Report of the Presidential Commission on the Space Shuttle Challenger Accident

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DIANE Publishing, 1995 - 256 pages
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Reviews the circumstances surrounding the Challenger accident to establish the probable cause or causes of the accident. Develops recommendations for corrective or other action based upon the Commission1s findings and determinations. Color photos, charts and tables.
 

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Page 94 - Wiggins, Joe, I, manager of engineering design, the manager of applied mechanics. On the chart. Before the Commission on February 25, 1986, Mr. Lund testified as follows regarding why he changed his position on launching Challenger during the management caucus when he was asked by Mr. Mason "To take off his engineering hat and put on his management hat":
Page 1 - connected with the mission to investigate it. The mandate of the Commission was to: 1. Review the circumstances surrounding the accident to establish the probable cause or causes of the accident; and 2. Develop recommendations for corrective or other action based upon the Commission's findings and determinations.
Page 160 - The panel shall review safety studies and operations plans referred to it and shall make reports thereon, shall advise the Administrator with respect to the hazards of proposed operations and with respect to the adequacy of proposed or existing safety standards, and shall perform such other duties as the Administrator may request.
Page 139 - Analysis of existing data indicates that it is safe to continue flying existing design as long as all joints are leak checked with a 200 psig stabilization pressure, are free of contamination in the seal areas and meet O-ring squeeze requirements • Efforts need to continue at an accelerated pace to eliminate SRM seal erosion
Page 96 - quote I read was: My God, Thiokol, when do you want me to launch, next April? Mr. McDonald testified to another quote that says: You guys are generating new Launch Commit Criteria. Now, both of those I think kind of go together, and that is what I was saying. I don't know whether that occurred during the caucus or subsequent to.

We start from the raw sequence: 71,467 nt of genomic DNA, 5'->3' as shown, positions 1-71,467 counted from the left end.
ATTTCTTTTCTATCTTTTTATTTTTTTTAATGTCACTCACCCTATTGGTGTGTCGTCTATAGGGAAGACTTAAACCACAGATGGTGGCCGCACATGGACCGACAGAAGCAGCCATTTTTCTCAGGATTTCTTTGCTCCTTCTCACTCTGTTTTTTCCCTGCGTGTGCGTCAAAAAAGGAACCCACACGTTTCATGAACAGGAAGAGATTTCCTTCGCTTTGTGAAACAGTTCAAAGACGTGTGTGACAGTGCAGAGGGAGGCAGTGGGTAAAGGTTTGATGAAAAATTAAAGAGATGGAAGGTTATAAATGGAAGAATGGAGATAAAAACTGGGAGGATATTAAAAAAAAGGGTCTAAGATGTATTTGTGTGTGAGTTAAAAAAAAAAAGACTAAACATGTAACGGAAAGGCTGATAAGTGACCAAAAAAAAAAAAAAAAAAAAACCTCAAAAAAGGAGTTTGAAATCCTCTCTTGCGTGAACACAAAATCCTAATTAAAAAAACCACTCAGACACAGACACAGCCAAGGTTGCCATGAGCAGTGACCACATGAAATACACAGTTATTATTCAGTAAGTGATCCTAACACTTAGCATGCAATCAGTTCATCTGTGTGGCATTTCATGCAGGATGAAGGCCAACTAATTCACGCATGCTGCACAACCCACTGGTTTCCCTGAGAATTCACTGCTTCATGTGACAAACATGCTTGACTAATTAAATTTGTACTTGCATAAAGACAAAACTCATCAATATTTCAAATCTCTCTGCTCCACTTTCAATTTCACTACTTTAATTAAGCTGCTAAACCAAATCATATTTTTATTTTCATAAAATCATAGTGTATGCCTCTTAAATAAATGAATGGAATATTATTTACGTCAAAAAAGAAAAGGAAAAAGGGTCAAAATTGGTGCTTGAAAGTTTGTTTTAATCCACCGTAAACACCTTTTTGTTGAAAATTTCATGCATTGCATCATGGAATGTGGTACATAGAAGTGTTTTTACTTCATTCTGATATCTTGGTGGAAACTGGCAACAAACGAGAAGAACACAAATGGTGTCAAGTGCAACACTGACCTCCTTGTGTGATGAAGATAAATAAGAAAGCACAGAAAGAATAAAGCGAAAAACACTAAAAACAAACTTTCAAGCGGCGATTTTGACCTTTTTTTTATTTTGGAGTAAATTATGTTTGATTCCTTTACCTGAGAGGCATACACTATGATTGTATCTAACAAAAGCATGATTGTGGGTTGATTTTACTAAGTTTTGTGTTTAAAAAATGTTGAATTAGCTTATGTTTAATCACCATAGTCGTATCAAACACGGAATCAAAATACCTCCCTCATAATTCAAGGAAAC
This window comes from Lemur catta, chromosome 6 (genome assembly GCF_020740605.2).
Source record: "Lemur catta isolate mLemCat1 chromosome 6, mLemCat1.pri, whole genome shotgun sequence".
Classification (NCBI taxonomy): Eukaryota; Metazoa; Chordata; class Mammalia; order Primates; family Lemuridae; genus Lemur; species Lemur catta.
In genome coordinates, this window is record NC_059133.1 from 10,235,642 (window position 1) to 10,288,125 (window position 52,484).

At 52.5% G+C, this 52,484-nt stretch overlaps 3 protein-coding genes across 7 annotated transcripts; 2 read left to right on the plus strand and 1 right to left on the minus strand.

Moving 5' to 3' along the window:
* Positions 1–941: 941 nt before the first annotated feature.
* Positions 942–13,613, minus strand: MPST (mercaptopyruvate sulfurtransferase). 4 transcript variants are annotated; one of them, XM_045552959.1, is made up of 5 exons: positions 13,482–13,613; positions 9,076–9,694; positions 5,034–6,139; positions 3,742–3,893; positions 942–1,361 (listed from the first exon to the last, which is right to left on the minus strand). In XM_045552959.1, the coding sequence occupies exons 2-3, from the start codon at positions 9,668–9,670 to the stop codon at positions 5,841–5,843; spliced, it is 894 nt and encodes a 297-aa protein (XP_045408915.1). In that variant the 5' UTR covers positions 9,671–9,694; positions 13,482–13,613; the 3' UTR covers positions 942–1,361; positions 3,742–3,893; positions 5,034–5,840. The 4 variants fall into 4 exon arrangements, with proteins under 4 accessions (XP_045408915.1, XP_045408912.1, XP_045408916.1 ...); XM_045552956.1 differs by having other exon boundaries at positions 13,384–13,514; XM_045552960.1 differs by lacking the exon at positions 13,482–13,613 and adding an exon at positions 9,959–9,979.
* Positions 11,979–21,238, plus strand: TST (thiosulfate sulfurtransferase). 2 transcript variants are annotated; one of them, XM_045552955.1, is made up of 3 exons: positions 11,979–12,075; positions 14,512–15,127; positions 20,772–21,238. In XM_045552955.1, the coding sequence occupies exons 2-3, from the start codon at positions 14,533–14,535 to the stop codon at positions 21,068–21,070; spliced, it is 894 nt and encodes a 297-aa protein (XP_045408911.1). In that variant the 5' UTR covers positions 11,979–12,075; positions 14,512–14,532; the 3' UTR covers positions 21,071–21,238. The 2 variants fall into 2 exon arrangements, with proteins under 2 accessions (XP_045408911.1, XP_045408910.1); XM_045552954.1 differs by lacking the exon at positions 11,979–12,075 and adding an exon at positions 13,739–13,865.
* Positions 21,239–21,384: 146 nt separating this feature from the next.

Page 139 - It is my honest and very real fear that if we do not take immediate action to dedicate a team to solve the problem, with the field joint having the number one priority, then we stand in jeopardy of losing a flight along with all the launch pad facilities.
Page 120 - Space Shuttle's Solid Rocket Booster problem began with the faulty design of its joint and increased as both NASA and contractor management first failed to recognize it as a problem, then failed to fix it and finally treated it as an acceptable flight risk.
Page 82 - testimony reveals failures in communication that resulted in a decision to launch 51-L based on incomplete and sometimes misleading information, a conflict between engineering data and management judgments, and a NASA management structure that permitted internal flight safety problems to bypass key Shuttle managers. The Shuttle Flight Readiness Review is a
Page 72 - The failure was due to a faulty design unacceptably sensitive to a number of factors. These factors were the effects of temperature, physical dimensions, the character of materials, the effects of reusability, processing, and the reaction of the joint to dynamic loading.
Page 206 - Executive Order 12546, required Commission members to: (1) Review the circumstances surrounding the accident to establish the probable cause or causes of the accident; and (2) Develop recommendations for corrective or other action based upon the Commission's findings and determinations. Following

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